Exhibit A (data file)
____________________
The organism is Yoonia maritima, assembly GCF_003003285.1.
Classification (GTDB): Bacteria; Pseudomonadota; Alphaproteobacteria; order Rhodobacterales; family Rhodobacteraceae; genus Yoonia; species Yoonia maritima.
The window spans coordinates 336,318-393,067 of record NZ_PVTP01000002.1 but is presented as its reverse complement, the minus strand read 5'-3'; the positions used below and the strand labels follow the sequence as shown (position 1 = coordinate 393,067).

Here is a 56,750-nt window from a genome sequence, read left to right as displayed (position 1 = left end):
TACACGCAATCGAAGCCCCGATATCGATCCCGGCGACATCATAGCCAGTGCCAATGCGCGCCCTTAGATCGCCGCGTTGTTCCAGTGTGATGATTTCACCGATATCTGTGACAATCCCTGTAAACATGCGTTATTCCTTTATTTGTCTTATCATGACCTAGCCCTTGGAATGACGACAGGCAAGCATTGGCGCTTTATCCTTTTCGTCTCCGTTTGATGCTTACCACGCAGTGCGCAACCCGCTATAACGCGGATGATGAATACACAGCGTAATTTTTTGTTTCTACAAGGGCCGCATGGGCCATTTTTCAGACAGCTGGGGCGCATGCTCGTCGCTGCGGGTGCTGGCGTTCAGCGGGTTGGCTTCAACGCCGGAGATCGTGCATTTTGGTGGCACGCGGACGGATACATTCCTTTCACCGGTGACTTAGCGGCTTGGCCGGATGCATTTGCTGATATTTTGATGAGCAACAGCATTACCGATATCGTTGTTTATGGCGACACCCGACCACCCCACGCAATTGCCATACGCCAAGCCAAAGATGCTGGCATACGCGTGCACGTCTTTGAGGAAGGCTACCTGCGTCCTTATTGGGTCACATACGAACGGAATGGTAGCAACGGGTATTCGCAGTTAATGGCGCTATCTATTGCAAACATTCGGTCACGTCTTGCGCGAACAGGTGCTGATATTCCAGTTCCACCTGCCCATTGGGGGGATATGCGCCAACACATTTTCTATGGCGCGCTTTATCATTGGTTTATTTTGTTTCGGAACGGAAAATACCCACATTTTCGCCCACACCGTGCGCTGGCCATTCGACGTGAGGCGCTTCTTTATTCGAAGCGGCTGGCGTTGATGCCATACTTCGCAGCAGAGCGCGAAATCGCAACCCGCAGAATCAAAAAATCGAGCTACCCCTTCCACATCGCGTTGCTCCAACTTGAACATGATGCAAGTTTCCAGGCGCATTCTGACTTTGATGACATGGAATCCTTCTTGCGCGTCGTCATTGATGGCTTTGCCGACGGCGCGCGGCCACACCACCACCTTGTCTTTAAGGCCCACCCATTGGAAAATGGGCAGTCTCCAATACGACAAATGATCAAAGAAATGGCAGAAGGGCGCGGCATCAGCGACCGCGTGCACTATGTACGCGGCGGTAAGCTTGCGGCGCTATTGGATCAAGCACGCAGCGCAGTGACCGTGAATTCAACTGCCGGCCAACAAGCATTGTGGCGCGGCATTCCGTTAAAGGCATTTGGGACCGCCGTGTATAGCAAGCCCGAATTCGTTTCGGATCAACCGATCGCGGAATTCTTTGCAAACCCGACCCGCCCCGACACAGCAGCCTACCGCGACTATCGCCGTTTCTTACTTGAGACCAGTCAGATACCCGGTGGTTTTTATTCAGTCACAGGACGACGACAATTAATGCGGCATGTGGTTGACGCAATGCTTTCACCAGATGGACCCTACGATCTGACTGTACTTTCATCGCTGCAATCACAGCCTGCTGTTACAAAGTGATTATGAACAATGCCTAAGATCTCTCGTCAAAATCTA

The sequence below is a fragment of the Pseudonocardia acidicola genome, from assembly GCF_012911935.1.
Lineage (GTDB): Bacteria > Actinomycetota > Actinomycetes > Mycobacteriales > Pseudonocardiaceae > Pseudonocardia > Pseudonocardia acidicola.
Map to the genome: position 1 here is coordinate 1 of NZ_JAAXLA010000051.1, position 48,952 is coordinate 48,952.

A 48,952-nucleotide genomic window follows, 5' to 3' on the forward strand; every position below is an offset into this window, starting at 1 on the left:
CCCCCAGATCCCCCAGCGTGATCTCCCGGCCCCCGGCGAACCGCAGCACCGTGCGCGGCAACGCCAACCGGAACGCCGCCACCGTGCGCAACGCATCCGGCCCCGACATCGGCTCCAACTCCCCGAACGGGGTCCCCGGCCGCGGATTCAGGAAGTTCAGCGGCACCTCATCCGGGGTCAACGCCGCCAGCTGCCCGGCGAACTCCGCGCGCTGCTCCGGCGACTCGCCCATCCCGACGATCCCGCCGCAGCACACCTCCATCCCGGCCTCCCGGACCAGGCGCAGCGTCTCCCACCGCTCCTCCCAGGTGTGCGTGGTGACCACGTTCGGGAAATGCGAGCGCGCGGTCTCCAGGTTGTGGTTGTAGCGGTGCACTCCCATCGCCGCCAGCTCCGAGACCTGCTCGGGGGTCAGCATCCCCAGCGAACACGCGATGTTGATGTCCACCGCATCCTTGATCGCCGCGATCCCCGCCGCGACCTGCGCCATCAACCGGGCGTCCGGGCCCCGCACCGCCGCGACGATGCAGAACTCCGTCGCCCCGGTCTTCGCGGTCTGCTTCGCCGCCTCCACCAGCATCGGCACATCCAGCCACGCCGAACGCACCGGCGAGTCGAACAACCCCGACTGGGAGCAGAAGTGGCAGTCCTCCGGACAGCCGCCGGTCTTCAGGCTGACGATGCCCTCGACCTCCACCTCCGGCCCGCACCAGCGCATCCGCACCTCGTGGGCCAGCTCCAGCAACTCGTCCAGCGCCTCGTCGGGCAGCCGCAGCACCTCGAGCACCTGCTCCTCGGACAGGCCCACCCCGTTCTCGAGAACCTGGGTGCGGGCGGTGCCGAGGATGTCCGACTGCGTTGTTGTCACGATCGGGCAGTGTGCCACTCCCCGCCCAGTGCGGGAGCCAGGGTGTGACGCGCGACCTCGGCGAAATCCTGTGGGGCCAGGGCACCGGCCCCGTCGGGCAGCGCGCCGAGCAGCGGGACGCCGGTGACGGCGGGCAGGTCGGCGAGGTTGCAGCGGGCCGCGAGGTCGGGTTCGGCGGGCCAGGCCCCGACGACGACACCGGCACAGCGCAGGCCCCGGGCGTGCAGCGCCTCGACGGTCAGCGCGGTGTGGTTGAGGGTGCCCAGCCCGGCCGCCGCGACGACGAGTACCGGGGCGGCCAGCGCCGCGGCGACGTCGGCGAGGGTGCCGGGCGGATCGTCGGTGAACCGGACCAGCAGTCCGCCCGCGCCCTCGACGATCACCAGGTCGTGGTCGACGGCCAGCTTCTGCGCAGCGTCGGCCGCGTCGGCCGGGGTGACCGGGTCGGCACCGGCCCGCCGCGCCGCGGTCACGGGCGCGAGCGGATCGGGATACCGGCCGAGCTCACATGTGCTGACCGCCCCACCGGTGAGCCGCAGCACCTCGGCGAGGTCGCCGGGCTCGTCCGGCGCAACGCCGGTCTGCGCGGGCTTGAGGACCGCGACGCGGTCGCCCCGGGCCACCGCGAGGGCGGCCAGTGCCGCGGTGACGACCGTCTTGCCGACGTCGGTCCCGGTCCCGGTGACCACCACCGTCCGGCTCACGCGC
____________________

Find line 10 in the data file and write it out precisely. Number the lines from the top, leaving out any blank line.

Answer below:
CCCCCAGATCCCCCAGCGTGATCTCCCGGCCCCCGGCGAACCGCAGCACCGTGCGCGGCAACGCCAACCGGAACGCCGCCACCGTGCGCAACGCATCCGGCCCCGACATCGGCTCCAACTCCCCGAACGGGGTCCCCGGCCGCGGATTCAGGAAGTTCAGCGGCACCTCATCCGGGGTCAACGCCGCCAGCTGCCCGGCGAACTCCGCGCGCTGCTCCGGCGACTCGCCCATCCCGACGATCCCGCCGCAGCACACCTCCATCCCGGCCTCCCGGACCAGGCGCAGCGTCTCCCACCGCTCCTCCCAGGTGTGCGTGGTGACCACGTTCGGGAAATGCGAGCGCGCGGTCTCCAGGTTGTGGTTGTAGCGGTGCACTCCCATCGCCGCCAGCTCCGAGACCTGCTCGGGGGTCAGCATCCCCAGCGAACACGCGATGTTGATGTCCACCGCATCCTTGATCGCCGCGATCCCCGCCGCGACCTGCGCCATCAACCGGGCGTCCGGGCCCCGCACCGCCGCGACGATGCAGAACTCCGTCGCCCCGGTCTTCGCGGTCTGCTTCGCCGCCTCCACCAGCATCGGCACATCCAGCCACGCCGAACGCACCGGCGAGTCGAACAACCCCGACTGGGAGCAGAAGTGGCAGTCCTCCGGACAGCCGCCGGTCTTCAGGCTGACGATGCCCTCGACCTCCACCTCCGGCCCGCACCAGCGCATCCGCACCTCGTGGGCCAGCTCCAGCAACTCGTCCAGCGCCTCGTCGGGCAGCCGCAGCACCTCGAGCACCTGCTCCTCGGACAGGCCCACCCCGTTCTCGAGAACCTGGGTGCGGGCGGTGCCGAGGATGTCCGACTGCGTTGTTGTCACGATCGGGCAGTGTGCCACTCCCCGCCCAGTGCGGGAGCCAGGGTGTGACGCGCGACCTCGGCGAAATCCTGTGGGGCCAGGGCACCGGCCCCGTCGGGCAGCGCGCCGAGCAGCGGGACGCCGGTGACGGCGGGCAGGTCGGCGAGGTTGCAGCGGGCCGCGAGGTCGGGTTCGGCGGGCCAGGCCCCGACGACGACACCGGCACAGCGCAGGCCCCGGGCGTGCAGCGCCTCGACGGTCAGCGCGGTGTGGTTGAGGGTGCCCAGCCCGGCCGCCGCGACGACGAGTACCGGGGCGGCCAGCGCCGCGGCGACGTCGGCGAGGGTGCCGGGCGGATCGTCGGTGAACCGGACCAGCAGTCCGCCCGCGCCCTCGACGATCACCAGGTCGTGGTCGACGGCCAGCTTCTGCGCAGCGTCGGCCGCGTCGGCCGGGGTGACCGGGTCGGCACCGGCCCGCCGCGCCGCGGTCACGGGCGCGAGCGGATCGGGATACCGGCCGAGCTCACATGTGCTGACCGCCCCACCGGTGAGCCGCAGCACCTCGGCGAGGTCGCCGGGCTCGTCCGGCGCAACGCCGGTCTGCGCGGGCTTGAGGACCGCGACGCGGTCGCCCCGGGCCACCGCGAGGGCGGCCAGTGCCGCGGTGACGACCGTCTTGCCGACGTCGGTCCCGGTCCCGGTGACCACCACCGTCCGGCTCACGCGC